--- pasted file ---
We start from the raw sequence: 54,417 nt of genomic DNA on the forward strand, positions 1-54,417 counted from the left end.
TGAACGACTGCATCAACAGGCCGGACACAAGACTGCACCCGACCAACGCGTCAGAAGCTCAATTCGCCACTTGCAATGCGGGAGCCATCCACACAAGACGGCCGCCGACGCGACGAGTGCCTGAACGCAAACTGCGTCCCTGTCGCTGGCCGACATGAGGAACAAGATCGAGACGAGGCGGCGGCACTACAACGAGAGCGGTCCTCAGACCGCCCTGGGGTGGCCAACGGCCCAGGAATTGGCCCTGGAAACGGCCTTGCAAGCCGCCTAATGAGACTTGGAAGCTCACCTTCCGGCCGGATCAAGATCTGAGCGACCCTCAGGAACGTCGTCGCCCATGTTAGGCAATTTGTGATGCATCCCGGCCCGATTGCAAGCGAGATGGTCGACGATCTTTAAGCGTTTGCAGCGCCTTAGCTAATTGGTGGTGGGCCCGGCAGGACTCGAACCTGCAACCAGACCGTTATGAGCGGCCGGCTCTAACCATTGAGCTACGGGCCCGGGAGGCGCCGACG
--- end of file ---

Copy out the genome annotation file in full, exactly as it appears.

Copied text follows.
We start from the raw sequence: 54,417 nt of genomic DNA on the forward strand, positions 1-54,417 counted from the left end.
TGAACGACTGCATCAACAGGCCGGACACAAGACTGCACCCGACCAACGCGTCAGAAGCTCAATTCGCCACTTGCAATGCGGGAGCCATCCACACAAGACGGCCGCCGACGCGACGAGTGCCTGAACGCAAACTGCGTCCCTGTCGCTGGCCGACATGAGGAACAAGATCGAGACGAGGCGGCGGCACTACAACGAGAGCGGTCCTCAGACCGCCCTGGGGTGGCCAACGGCCCAGGAATTGGCCCTGGAAACGGCCTTGCAAGCCGCCTAATGAGACTTGGAAGCTCACCTTCCGGCCGGATCAAGATCTGAGCGACCCTCAGGAACGTCGTCGCCCATGTTAGGCAATTTGTGATGCATCCCGGCCCGATTGCAAGCGAGATGGTCGACGATCTTTAAGCGTTTGCAGCGCCTTAGCTAATTGGTGGTGGGCCCGGCAGGACTCGAACCTGCAACCAGACCGTTATGAGCGGCCGGCTCTAACCATTGAGCTACGGGCCCGGGAGGCGCCGACG